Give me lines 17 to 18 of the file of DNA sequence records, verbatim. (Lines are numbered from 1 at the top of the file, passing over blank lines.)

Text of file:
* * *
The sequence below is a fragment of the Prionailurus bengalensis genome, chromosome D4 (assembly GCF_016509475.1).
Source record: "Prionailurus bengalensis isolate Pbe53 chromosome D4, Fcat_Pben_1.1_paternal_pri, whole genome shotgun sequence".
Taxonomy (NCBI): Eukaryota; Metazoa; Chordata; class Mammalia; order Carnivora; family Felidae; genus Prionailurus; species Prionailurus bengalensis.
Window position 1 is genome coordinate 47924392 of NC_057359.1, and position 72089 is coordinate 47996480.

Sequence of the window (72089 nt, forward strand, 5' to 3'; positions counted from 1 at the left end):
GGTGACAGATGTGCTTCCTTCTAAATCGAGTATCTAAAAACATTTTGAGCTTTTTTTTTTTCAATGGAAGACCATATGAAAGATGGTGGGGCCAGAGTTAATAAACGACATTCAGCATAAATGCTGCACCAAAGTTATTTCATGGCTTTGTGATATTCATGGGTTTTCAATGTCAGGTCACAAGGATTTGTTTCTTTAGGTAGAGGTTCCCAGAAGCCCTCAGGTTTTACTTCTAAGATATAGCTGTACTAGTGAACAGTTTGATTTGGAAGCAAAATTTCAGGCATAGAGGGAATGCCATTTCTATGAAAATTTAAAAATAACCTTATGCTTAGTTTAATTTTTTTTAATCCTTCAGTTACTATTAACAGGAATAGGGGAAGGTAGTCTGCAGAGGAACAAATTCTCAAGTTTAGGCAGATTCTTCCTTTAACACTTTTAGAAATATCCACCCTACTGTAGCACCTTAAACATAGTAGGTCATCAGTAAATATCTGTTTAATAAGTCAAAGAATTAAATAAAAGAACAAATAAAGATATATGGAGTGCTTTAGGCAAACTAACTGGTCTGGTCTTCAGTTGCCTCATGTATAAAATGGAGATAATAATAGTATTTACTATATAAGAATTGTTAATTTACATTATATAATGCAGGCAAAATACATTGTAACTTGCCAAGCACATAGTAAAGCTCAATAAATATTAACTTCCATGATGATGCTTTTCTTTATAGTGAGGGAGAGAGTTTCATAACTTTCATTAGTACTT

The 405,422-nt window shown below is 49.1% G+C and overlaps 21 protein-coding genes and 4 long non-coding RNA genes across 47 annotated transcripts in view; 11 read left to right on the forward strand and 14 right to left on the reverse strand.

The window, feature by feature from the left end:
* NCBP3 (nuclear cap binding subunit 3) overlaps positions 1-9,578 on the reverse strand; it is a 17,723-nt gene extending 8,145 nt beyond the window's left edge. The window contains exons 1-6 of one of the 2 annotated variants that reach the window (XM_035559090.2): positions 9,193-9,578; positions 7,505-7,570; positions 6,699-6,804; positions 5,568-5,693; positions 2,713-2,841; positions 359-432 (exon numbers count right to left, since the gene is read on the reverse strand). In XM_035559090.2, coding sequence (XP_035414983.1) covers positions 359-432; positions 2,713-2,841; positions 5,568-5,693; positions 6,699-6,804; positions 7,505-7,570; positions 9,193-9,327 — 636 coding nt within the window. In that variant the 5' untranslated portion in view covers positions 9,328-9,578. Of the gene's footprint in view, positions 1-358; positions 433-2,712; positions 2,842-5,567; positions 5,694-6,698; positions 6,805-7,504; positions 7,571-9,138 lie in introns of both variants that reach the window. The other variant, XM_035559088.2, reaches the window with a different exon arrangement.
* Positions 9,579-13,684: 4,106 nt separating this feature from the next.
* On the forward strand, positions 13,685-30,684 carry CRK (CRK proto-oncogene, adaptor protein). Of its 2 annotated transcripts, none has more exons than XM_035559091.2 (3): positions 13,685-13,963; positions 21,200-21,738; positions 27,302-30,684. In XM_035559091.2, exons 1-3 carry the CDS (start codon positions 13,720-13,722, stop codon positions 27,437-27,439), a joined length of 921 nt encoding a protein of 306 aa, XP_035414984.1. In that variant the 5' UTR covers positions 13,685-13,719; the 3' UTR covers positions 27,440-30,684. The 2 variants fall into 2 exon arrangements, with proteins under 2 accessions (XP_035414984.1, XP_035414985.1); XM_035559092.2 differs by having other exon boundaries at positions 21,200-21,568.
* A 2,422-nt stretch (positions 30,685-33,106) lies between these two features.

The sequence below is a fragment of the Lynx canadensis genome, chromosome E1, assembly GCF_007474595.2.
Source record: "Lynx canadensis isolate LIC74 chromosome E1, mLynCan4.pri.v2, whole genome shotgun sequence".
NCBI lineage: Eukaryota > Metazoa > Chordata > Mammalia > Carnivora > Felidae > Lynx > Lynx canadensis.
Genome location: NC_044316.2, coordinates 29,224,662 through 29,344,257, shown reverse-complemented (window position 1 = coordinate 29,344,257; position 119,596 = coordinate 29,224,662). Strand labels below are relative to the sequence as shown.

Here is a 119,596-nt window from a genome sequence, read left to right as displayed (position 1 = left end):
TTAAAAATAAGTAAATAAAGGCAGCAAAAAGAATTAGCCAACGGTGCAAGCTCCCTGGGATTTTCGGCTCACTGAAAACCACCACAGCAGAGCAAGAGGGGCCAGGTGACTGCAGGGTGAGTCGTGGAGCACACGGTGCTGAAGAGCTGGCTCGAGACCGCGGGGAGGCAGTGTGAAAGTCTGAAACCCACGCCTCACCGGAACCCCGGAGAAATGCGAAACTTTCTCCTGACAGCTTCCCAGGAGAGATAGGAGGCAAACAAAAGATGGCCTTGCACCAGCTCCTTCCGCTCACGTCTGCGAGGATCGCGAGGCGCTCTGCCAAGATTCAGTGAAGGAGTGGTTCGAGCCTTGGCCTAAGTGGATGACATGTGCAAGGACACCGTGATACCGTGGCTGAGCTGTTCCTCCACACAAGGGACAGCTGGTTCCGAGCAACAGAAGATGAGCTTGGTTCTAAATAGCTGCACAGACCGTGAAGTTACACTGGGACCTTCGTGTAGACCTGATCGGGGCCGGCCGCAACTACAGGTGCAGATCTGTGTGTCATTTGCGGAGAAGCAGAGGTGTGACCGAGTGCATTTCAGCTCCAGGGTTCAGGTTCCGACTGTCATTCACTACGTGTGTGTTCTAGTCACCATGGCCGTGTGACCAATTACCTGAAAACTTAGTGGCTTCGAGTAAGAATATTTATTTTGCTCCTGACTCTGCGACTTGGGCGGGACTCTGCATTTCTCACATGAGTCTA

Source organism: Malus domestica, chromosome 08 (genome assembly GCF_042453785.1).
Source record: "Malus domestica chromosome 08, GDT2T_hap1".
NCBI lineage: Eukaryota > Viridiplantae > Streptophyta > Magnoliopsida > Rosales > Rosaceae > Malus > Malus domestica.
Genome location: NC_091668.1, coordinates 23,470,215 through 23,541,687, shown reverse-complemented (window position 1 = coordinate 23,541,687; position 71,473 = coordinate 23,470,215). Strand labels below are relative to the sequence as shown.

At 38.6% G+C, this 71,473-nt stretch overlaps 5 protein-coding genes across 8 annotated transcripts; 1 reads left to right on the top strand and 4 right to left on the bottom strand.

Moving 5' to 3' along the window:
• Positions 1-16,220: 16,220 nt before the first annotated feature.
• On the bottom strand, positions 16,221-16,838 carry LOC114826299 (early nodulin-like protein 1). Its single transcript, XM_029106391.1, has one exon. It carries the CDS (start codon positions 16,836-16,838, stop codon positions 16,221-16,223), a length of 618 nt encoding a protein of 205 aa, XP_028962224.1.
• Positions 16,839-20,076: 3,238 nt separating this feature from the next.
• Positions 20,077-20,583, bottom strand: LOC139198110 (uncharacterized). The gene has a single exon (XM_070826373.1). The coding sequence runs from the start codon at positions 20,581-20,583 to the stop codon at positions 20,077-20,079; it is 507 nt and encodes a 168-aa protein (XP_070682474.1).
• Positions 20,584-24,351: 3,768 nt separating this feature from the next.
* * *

Here is a 119,596-nt window from a genome sequence, read left to right as displayed (position 1 = left end):
TTAAAAATAAGTAAATAAAGGCAGCAAAAAGAATTAGCCAACGGTGCAAGCTCCCTGGGATTTTCGGCTCACTGAAAACCACCACAGCAGAGCAAGAGGGGCCAGGTGACTGCAGGGTGAGTCGTGGAGCACACGGTGCTGAAGAGCTGGCTCGAGACCGCGGGGAGGCAGTGTGAAAGTCTGAAACCCACGCCTCACCGGAACCCCGGAGAAATGCGAAACTTTCTCCTGACAGCTTCCCAGGAGAGATAGGAGGCAAACAAAAGATGGCCTTGCACCAGCTCCTTCCGCTCACGTCTGCGAGGATCGCGAGGCGCTCTGCCAAGATTCAGTGAAGGAGTGGTTCGAGCCTTGGCCTAAGTGGATGACATGTGCAAGGACACCGTGATACCGTGGCTGAGCTGTTCCTCCACACAAGGGACAGCTGGTTCCGAGCAACAGAAGATGAGCTTGGTTCTAAATAGCTGCACAGACCGTGAAGTTACACTGGGACCTTCGTGTAGACCTGATCGGGGCCGGCCGCAACTACAGGTGCAGATCTGTGTGTCATTTGCGGAGAAGCAGAGGTGTGACCGAGTGCATTTCAGCTCCAGGGTTCAGGTTCCGACTGTCATTCACTACGTGTGTGTTCTAGTCACCATGGCCGTGTGACCAATTACCTGAAAACTTAGTGGCTTCGAGTAAGAATATTTATTTTGCTCCTGACTCTGCGACTTGGGCGGGACTCTGCATTTCTCACATGAGTCTA